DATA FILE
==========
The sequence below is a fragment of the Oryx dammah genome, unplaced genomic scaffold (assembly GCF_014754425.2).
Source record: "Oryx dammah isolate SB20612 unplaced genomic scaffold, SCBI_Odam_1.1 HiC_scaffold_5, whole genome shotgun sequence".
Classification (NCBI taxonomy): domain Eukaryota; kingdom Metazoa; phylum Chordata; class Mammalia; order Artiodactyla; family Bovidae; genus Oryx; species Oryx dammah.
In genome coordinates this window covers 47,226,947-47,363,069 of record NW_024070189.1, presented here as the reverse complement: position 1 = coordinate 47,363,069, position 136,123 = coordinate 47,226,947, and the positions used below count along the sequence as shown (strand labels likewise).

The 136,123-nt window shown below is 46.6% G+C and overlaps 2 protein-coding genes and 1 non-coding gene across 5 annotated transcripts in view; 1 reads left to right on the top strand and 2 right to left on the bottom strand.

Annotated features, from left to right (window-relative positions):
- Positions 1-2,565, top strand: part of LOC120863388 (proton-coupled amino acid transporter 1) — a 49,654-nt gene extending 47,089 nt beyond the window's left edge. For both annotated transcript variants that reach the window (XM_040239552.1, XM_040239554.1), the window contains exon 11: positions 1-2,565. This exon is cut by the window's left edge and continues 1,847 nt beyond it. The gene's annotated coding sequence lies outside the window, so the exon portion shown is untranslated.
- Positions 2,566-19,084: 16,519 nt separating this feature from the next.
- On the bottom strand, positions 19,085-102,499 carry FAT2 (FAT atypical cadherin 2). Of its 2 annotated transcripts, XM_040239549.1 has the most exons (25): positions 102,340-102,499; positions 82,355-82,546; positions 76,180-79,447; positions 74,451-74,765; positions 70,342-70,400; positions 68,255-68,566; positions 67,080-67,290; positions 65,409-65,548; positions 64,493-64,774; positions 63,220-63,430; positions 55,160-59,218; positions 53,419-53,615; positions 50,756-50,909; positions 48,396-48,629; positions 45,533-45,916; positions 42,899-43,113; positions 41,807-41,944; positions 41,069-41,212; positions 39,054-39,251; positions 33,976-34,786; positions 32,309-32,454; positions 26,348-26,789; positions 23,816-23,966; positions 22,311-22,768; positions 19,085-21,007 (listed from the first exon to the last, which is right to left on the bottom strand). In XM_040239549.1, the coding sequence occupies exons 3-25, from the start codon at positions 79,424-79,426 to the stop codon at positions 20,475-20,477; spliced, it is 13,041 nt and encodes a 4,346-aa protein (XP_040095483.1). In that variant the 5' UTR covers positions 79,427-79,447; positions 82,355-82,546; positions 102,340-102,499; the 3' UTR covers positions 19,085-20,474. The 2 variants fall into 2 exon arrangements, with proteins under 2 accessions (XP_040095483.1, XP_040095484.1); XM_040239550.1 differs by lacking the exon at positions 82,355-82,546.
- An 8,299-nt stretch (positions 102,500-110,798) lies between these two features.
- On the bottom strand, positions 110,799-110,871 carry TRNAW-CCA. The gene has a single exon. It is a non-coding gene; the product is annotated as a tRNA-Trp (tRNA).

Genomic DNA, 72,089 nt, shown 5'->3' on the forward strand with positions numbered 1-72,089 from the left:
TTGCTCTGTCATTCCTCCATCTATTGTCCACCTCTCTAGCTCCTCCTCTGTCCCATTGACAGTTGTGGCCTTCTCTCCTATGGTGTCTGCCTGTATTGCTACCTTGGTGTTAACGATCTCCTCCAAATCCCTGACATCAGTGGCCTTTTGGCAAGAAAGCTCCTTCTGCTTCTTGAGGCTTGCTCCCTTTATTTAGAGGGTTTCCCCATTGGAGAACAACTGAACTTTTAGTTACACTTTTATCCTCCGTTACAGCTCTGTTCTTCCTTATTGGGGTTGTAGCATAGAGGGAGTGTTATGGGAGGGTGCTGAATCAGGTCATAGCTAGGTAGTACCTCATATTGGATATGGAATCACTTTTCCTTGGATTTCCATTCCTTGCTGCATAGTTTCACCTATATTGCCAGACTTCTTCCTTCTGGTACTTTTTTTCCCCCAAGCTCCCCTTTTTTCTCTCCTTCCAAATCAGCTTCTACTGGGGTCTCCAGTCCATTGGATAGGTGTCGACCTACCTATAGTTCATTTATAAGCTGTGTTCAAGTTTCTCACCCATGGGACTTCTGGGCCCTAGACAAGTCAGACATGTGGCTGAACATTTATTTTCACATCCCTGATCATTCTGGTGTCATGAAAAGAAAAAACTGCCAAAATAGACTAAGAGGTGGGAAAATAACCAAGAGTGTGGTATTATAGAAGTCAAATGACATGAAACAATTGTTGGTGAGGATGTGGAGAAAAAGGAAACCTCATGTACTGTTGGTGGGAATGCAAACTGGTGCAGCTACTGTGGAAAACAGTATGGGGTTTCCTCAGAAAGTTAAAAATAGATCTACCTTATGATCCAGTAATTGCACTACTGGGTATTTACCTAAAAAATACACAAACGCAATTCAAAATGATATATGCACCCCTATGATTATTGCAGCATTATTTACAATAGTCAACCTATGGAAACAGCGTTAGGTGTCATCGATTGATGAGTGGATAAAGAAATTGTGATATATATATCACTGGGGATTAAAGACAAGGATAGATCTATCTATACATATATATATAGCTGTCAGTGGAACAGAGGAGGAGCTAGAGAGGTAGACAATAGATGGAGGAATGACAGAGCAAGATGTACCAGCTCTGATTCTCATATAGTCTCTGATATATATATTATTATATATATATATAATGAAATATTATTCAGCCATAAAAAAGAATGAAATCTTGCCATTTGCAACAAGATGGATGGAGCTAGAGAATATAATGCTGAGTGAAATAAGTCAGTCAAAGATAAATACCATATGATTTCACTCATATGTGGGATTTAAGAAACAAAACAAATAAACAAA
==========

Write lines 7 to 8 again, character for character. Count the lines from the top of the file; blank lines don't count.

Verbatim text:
- Positions 1-2,565, top strand: part of LOC120863388 (proton-coupled amino acid transporter 1) — a 49,654-nt gene extending 47,089 nt beyond the window's left edge. For both annotated transcript variants that reach the window (XM_040239552.1, XM_040239554.1), the window contains exon 11: positions 1-2,565. This exon is cut by the window's left edge and continues 1,847 nt beyond it. The gene's annotated coding sequence lies outside the window, so the exon portion shown is untranslated.
- Positions 2,566-19,084: 16,519 nt separating this feature from the next.